The Holy Church celebrates the memory of the Apostles Sts. Peter and Paul on July 12 (June 29, Old Calendar). They were contemporaries, were well acquainted with one another, and both ended their respective lives on earth with martyrdom in Rome, the capital city of the Empire, approximately 60 years after the Nativity of Christ.
The Church celebrates the Apostles Sts. Peter and Paul both on the same day, first of all because they are living symbols of two ways different ways of apprehending God and had two different visions of the Apostolate.
Peter demonstrates the full power of faith of which the sincere and guileless heart of a simple Galilean fisherman may be capable. His Epistles have been preserved in the New Testament, and there is every reason to believe that the Gospel according to Mark, the second of the four Gospels, is a record of the Apostle Peter’s preaching. That Gospel, comprised of fewer chapters than the other three, is the digest of an eyewitness account. In the Epistles of St. Peter, we sense the Apostle’s mature religious experience and wisdom, but his Epistles are not marked by the subtle ideation or the crafted argument that characterize the Epistles of St. Paul.
While Peter was a simple fisherman, Saul – as the Apostle Paul was known before his conversion – stood at the pinnacle of the culture of his time, and was schooled not only in Jewish religious tradition, but also in the areas of Greek philosophy and literature.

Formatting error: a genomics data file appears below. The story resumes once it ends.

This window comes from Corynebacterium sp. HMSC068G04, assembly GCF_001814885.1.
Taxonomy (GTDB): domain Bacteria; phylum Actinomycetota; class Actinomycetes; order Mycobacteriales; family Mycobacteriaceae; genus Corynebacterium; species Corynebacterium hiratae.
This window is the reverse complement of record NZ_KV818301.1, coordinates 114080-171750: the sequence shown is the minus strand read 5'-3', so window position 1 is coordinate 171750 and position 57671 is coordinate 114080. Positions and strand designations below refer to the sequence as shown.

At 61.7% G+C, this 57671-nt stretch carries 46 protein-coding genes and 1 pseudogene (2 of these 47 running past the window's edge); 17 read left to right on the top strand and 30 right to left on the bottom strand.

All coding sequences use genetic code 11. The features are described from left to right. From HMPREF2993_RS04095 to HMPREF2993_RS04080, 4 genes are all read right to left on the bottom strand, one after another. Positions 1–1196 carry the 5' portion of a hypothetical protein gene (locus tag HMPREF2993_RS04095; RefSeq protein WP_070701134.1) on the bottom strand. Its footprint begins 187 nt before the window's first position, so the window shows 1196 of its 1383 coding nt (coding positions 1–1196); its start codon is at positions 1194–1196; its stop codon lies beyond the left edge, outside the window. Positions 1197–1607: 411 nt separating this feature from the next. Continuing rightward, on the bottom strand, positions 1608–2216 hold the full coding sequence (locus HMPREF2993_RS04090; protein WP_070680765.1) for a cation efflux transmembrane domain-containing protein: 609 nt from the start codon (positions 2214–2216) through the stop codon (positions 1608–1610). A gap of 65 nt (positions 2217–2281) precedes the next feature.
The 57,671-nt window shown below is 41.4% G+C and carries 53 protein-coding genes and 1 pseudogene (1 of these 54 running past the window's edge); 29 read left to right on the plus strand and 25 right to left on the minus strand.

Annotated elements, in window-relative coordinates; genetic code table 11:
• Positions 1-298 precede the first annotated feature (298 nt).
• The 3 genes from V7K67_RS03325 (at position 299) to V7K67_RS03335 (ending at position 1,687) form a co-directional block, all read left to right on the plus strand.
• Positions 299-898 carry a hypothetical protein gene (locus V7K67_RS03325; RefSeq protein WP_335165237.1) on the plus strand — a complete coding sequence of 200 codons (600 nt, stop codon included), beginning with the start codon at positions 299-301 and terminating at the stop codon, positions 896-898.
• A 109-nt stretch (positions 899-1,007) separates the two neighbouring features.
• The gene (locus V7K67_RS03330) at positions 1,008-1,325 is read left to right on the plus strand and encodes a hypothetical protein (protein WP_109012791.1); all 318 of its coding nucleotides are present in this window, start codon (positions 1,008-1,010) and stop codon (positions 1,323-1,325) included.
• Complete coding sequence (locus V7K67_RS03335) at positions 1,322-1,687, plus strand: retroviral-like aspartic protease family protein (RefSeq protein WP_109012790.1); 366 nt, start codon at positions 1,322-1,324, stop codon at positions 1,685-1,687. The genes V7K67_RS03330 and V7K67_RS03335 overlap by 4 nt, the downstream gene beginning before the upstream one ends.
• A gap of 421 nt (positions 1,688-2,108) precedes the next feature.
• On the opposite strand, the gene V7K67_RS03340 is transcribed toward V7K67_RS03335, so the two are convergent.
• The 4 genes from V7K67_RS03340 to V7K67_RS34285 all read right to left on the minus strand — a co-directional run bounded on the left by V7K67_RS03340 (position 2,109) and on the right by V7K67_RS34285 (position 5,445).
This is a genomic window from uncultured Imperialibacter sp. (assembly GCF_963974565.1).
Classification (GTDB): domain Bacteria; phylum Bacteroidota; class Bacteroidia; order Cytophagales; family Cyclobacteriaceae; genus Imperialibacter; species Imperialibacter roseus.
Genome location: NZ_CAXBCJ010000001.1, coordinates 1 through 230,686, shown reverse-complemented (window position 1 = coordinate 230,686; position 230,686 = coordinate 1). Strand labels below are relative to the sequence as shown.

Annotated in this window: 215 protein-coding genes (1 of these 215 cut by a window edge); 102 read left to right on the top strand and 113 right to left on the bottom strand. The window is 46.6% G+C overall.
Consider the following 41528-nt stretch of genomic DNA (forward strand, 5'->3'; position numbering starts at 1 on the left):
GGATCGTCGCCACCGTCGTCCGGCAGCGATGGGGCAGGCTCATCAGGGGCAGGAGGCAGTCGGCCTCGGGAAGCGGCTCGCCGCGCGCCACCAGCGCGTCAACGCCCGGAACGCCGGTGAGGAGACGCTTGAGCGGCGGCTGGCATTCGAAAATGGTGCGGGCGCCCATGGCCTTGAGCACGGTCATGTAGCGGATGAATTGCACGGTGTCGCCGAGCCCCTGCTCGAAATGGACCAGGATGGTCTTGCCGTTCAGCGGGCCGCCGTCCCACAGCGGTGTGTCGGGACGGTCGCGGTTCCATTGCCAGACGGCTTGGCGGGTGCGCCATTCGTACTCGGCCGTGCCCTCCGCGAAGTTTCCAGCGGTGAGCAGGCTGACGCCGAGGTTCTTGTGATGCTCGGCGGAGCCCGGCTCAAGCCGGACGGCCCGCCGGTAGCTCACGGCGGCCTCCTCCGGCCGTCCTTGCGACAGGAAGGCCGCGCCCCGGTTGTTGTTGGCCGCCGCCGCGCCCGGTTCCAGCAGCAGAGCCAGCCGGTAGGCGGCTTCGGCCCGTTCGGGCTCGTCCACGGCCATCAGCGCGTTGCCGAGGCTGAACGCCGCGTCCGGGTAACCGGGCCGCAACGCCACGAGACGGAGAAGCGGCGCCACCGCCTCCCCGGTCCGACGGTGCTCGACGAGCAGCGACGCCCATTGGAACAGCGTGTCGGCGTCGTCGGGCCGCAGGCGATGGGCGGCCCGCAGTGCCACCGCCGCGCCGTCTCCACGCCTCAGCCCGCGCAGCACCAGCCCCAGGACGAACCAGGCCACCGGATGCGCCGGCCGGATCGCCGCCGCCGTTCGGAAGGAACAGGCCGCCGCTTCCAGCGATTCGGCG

In jointly honoring these two Apostles and in calling them “Preeminent,” the Church shows its reverence both for the simplicity of a believing heart, and for an intellect grounded in God.
Typically, faithful who since childhood have been accustomed to reading the Gospels almost never turn to the Epistles – including those of St. Paul – contained in the New Testament. On the other hand, those who come to the Faith consciously, who come as adults and who have rejected their former indifference to or lack of belief in Christ, constantly refer to the Apostle Paul’s Epistles, reading them throughout their entire lives, each time finding something new in them.
Sometimes it is difficult to follow the stream of the Apostle Paul’s thought, but whoever takes on the task of reading all of the Epistles in his native language, and supplements that reading with the commentaries of the Holy Fathers on the Epistles, will learn many new things that will be of use in his spiritual life and in his coming to know God. A serious reader who reflects upon what he has read will come to see that in a mystical manner, the writings of the Apostle Paul are contemporary: it would be more accurate to state that their wisdom and lofty inspiration have not been subject to the times and have not become dated. Everything that the Apostle Paul says to us about sin and holiness, about the Law and grace, about the spiritual struggle of prayer, and about many other things, is truly relevant today and unto the ages.